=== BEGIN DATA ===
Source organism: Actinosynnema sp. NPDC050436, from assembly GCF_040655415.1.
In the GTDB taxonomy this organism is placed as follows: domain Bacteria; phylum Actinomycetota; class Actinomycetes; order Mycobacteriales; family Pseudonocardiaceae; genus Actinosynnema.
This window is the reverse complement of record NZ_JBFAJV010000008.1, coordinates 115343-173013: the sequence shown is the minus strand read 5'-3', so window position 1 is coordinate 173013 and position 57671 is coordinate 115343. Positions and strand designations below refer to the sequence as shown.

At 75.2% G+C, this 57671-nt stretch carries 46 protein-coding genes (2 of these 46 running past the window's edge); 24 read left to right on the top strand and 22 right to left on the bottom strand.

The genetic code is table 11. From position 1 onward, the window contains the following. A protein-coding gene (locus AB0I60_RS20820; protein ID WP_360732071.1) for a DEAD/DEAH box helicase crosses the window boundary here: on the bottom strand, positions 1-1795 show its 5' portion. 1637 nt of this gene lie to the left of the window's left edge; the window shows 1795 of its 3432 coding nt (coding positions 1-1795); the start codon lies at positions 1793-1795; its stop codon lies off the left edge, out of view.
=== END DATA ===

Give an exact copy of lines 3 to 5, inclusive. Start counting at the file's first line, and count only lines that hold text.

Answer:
This window is the reverse complement of record NZ_JBFAJV010000008.1, coordinates 115343-173013: the sequence shown is the minus strand read 5'-3', so window position 1 is coordinate 173013 and position 57671 is coordinate 115343. Positions and strand designations below refer to the sequence as shown.

At 75.2% G+C, this 57671-nt stretch carries 46 protein-coding genes (2 of these 46 running past the window's edge); 24 read left to right on the top strand and 22 right to left on the bottom strand.

The genetic code is table 11. From position 1 onward, the window contains the following. A protein-coding gene (locus AB0I60_RS20820; protein ID WP_360732071.1) for a DEAD/DEAH box helicase crosses the window boundary here: on the bottom strand, positions 1-1795 show its 5' portion. 1637 nt of this gene lie to the left of the window's left edge; the window shows 1795 of its 3432 coding nt (coding positions 1-1795); the start codon lies at positions 1793-1795; its stop codon lies off the left edge, out of view.